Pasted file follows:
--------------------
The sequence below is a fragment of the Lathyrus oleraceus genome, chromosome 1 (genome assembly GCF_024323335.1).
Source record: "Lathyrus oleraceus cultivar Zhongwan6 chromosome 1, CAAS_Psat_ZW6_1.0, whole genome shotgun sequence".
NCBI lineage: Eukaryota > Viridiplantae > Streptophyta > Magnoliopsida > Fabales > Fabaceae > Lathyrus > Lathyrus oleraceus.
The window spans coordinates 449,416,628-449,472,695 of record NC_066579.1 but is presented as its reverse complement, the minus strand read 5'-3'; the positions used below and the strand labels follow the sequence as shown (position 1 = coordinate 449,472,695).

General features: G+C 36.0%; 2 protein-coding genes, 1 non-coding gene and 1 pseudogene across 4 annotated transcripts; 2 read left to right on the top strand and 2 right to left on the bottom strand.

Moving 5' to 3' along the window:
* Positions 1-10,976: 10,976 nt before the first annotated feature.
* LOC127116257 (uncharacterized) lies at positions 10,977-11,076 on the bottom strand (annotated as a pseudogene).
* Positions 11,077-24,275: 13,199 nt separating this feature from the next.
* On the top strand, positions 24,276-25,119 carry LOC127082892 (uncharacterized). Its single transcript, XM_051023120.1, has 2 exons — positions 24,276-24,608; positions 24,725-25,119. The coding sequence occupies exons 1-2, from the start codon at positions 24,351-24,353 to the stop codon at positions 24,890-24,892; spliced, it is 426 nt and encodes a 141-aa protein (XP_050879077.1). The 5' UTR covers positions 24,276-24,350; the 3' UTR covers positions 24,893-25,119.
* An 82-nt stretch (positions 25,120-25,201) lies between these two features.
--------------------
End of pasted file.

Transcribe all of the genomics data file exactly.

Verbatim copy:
The sequence below is a fragment of the Lathyrus oleraceus genome, chromosome 1 (genome assembly GCF_024323335.1).
Source record: "Lathyrus oleraceus cultivar Zhongwan6 chromosome 1, CAAS_Psat_ZW6_1.0, whole genome shotgun sequence".
NCBI lineage: Eukaryota > Viridiplantae > Streptophyta > Magnoliopsida > Fabales > Fabaceae > Lathyrus > Lathyrus oleraceus.
The window spans coordinates 449,416,628-449,472,695 of record NC_066579.1 but is presented as its reverse complement, the minus strand read 5'-3'; the positions used below and the strand labels follow the sequence as shown (position 1 = coordinate 449,472,695).

General features: G+C 36.0%; 2 protein-coding genes, 1 non-coding gene and 1 pseudogene across 4 annotated transcripts; 2 read left to right on the top strand and 2 right to left on the bottom strand.

Moving 5' to 3' along the window:
* Positions 1-10,976: 10,976 nt before the first annotated feature.
* LOC127116257 (uncharacterized) lies at positions 10,977-11,076 on the bottom strand (annotated as a pseudogene).
* Positions 11,077-24,275: 13,199 nt separating this feature from the next.
* On the top strand, positions 24,276-25,119 carry LOC127082892 (uncharacterized). Its single transcript, XM_051023120.1, has 2 exons — positions 24,276-24,608; positions 24,725-25,119. The coding sequence occupies exons 1-2, from the start codon at positions 24,351-24,353 to the stop codon at positions 24,890-24,892; spliced, it is 426 nt and encodes a 141-aa protein (XP_050879077.1). The 5' UTR covers positions 24,276-24,350; the 3' UTR covers positions 24,893-25,119.
* An 82-nt stretch (positions 25,120-25,201) lies between these two features.